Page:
Well-baby checkups are usually happy occasions -- you find out that your little one is thriving, that she's on-target (or ahead of the curve!) with her milestones, that she's just the cutest thing the office nurse has ever seen. But once in a while, the pediatrician will pick up on something that's not quite right. That can be freaky -- but the fact is, even the scariest-sounding symptoms rarely turn out to mean that something's seriously wrong. Here are six of the most common ones and fear-calming information about each.
It's good my doctor was so observant about Molly's hips, even if it did scare the bejesus out of me. About one in 1,000 babies has dislocated hips, or developmental dysplasia, says David Roye, Jr., M.D., chief of pediatric orthopedic surgery at the Morgan Stanley Children's Hospital of New York Presbyterian. "This can be anything from a joint that's dislocated at birth to movement that's so subtle, it won't be noticed until age fifty, when the person starts having hip pain." Risk factors include being a firstborn, female, breech, and having a family history of the disorder.
Fear-calming facts: This condition is totally treatable. If it's picked up before 3 months, the success rate of a brace or harness is 95 percent. A baby under 6 months will most likely wear a harness for 6 to 12 weeks; some may require a cast, and an older baby may need corrective surgery. But, says Dr. Roye, the outcome after any of these approaches is excellent.
Bridget Gilfeather of Pleasantville, NY, had to be fitted with a harness not long after her 6-week checkup. "I was very upset, thinking of all the things she couldn't do, like go in the baby swing," says Bridget's mom, Mary. "Plus, she had to sleep with her legs up! But she adapted easily." By 9 months old, Bridget was out of the harness; by a year, she was walking.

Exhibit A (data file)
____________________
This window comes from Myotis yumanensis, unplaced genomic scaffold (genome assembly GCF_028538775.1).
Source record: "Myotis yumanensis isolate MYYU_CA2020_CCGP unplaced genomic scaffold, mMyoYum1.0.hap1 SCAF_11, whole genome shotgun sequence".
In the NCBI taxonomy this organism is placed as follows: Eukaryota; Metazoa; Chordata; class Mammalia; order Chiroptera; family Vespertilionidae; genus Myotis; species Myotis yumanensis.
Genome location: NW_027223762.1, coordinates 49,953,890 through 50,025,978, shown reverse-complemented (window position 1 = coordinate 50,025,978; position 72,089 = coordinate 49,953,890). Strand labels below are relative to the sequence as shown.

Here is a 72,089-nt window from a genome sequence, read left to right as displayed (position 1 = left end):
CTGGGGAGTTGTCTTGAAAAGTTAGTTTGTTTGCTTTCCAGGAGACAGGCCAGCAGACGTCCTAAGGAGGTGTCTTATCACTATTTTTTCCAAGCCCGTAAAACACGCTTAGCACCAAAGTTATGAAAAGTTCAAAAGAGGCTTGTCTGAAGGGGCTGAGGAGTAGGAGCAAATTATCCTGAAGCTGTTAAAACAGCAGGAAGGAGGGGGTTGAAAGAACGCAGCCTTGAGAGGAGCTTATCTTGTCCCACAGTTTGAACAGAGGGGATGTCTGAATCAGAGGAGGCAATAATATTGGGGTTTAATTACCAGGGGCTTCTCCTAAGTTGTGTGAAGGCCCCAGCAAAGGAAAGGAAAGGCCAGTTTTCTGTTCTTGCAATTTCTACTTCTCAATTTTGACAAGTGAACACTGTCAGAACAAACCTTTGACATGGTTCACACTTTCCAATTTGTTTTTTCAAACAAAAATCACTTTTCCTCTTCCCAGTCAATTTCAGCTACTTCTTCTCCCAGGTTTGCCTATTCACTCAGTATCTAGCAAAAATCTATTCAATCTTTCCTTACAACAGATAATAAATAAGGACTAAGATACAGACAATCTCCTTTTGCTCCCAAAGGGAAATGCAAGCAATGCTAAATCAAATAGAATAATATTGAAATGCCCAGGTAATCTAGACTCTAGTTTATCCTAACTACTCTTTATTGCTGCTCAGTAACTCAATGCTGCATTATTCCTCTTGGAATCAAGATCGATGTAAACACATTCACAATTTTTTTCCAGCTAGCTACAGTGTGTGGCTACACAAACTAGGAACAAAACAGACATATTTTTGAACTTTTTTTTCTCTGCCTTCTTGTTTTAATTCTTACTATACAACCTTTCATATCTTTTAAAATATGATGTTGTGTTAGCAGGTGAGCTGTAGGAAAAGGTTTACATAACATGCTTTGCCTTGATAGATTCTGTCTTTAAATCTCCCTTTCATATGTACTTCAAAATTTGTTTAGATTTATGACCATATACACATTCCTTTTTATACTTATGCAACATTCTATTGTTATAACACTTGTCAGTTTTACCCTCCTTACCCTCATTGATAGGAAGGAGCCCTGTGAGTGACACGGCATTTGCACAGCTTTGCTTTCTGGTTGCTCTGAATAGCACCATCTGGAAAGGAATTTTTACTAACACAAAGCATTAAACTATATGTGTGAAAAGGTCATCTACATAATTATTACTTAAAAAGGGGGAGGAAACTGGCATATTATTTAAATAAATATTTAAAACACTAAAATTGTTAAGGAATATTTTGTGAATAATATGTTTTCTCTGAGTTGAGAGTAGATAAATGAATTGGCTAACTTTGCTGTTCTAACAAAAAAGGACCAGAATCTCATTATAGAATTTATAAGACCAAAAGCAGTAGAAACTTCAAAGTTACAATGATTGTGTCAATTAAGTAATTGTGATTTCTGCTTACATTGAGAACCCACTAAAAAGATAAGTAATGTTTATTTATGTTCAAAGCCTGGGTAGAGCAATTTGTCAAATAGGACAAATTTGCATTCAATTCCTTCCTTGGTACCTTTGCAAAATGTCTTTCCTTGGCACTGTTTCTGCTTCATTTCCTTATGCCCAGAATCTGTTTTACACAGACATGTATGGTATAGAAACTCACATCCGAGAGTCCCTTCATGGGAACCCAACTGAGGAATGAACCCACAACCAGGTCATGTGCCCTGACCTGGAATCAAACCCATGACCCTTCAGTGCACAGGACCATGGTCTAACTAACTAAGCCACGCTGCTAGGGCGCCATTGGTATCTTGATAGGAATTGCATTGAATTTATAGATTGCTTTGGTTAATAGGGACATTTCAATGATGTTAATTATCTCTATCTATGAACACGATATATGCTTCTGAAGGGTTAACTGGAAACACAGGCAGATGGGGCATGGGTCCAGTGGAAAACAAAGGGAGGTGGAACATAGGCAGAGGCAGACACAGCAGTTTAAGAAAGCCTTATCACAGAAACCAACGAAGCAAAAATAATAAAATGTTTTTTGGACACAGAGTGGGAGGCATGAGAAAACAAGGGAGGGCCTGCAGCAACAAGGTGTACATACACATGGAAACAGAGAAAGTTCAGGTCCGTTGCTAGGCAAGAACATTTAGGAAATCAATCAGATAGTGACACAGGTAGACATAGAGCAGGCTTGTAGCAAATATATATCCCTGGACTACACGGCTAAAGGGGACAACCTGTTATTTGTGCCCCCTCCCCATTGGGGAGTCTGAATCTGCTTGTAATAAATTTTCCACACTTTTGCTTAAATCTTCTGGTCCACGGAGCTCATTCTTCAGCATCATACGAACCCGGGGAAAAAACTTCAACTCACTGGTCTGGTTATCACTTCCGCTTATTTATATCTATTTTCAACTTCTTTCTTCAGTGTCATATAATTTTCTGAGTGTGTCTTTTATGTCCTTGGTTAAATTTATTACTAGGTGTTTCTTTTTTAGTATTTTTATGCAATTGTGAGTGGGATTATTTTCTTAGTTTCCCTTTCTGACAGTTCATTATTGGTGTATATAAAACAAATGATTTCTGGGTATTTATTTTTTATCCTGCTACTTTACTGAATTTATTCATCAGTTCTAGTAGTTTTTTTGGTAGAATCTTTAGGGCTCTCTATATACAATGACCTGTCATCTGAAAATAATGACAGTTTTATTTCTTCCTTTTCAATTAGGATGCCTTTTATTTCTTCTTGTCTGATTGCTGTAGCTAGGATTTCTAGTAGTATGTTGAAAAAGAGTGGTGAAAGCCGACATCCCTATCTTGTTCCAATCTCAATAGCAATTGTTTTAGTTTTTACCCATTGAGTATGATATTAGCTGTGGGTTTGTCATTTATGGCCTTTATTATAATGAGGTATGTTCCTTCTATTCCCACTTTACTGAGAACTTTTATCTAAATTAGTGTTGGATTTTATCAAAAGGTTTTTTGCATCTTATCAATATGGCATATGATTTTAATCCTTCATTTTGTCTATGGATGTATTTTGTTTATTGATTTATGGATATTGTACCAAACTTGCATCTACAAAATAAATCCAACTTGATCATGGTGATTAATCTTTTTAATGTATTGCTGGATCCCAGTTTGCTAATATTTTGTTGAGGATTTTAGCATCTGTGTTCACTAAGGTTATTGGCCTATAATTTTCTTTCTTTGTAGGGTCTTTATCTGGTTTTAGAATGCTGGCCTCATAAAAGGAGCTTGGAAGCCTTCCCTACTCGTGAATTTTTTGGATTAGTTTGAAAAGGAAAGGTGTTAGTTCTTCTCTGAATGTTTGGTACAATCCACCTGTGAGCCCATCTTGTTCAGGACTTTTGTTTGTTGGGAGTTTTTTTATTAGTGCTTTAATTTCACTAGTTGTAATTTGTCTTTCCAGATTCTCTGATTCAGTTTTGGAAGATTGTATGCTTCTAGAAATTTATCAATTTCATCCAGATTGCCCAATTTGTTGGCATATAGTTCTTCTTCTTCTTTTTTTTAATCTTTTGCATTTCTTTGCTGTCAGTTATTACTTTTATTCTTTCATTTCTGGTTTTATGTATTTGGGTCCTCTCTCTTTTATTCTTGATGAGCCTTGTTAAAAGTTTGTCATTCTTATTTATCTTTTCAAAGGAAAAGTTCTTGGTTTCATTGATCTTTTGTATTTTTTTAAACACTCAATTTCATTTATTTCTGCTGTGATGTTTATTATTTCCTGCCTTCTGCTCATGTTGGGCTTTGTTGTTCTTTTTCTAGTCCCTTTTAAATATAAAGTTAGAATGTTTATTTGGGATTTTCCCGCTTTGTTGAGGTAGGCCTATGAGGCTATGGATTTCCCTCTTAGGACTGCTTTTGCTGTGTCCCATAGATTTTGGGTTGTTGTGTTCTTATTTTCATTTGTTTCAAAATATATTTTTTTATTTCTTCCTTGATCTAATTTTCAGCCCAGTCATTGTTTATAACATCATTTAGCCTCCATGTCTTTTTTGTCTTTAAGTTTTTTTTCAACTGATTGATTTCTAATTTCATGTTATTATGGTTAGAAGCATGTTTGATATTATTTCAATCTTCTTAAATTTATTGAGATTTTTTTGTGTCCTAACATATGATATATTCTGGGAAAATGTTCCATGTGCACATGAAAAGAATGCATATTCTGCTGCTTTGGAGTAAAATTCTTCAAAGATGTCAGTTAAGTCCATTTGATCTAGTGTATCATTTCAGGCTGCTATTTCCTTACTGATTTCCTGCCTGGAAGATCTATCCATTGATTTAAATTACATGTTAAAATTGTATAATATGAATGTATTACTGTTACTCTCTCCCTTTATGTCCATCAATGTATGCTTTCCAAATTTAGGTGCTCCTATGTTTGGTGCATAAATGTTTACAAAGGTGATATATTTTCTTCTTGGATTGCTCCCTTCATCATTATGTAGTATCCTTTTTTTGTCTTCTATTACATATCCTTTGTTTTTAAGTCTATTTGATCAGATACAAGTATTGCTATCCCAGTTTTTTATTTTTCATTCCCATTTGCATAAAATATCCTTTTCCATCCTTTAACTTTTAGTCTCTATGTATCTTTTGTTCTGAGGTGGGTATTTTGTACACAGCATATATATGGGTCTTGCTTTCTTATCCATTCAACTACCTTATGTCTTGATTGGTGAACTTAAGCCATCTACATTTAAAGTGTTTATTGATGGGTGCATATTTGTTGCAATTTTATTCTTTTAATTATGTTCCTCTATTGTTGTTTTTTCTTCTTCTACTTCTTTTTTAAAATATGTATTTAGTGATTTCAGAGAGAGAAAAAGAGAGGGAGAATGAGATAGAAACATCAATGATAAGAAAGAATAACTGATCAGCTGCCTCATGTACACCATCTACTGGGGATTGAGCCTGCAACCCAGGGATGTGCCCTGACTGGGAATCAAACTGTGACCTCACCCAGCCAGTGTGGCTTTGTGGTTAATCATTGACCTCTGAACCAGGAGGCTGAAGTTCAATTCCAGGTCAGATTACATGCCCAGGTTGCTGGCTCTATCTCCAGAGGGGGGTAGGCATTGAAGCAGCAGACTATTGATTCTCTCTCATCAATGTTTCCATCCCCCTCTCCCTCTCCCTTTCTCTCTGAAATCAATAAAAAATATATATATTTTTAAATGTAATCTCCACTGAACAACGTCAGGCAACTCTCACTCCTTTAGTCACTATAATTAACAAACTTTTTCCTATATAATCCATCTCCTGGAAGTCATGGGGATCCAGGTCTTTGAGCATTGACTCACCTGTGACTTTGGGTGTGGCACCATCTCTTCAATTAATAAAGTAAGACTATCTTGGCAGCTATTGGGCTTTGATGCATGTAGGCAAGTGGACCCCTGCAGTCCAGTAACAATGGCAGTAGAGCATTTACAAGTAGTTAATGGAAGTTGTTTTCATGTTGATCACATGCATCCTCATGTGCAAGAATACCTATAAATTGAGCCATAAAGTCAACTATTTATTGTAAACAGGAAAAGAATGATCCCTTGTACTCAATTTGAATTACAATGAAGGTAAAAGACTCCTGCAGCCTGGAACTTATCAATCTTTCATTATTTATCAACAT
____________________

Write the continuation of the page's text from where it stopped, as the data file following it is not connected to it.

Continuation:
Not gaining weight
Although babies typically double their birth weight by 4 months and triple it by 1 year, some experience "failure to thrive." Despite the horrifying (not to mention guilt-inducing) label, this diagnosis isn't nearly as ominous as it sounds.
Fear-calming facts: A swerve off the normal growth curve can happen for a variety of temporary, treatable reasons, says Andrea McCoy, M.D., chief medical officer at Jeanes Hospital, in Philadelphia:
A skimpy diet. A baby who's exclusively breastfed may not be getting her fill at each meal, but if she's the laid-back type and doesn't fuss about it, you won't know. Most likely, Mom's milk production is at an ebb for some reason (undereating herself? overexercising? stressed out?); a lactation consultant can help. Meanwhile, check with your doctor about supplementing with formula.
Gastroesophageal reflux. It's a mouthful -- just call it GER -- but it simply means a baby spits up so much that she doesn't down enough calories. Most infants do bring up a bit of dinner after eating -- the muscle between the esophagus and the stomach is loose, plus, young babies spend most of their time in a horizontal position, which makes it easier for fluid to flow back. By around 6 months, the muscle tightens, babies sit up more, and GER goes away (although some kids still spit up at 9 months and beyond). The fix until then: frequent burping, holding a baby upright for 20 minutes after she eats, and offering her small, frequent meals.
Genetics. A baby who was hefty at birth may lose ground on the growth chart as her first birthday approaches simply because she's programmed to be a slender person. But check with your pediatrician about any growth concerns.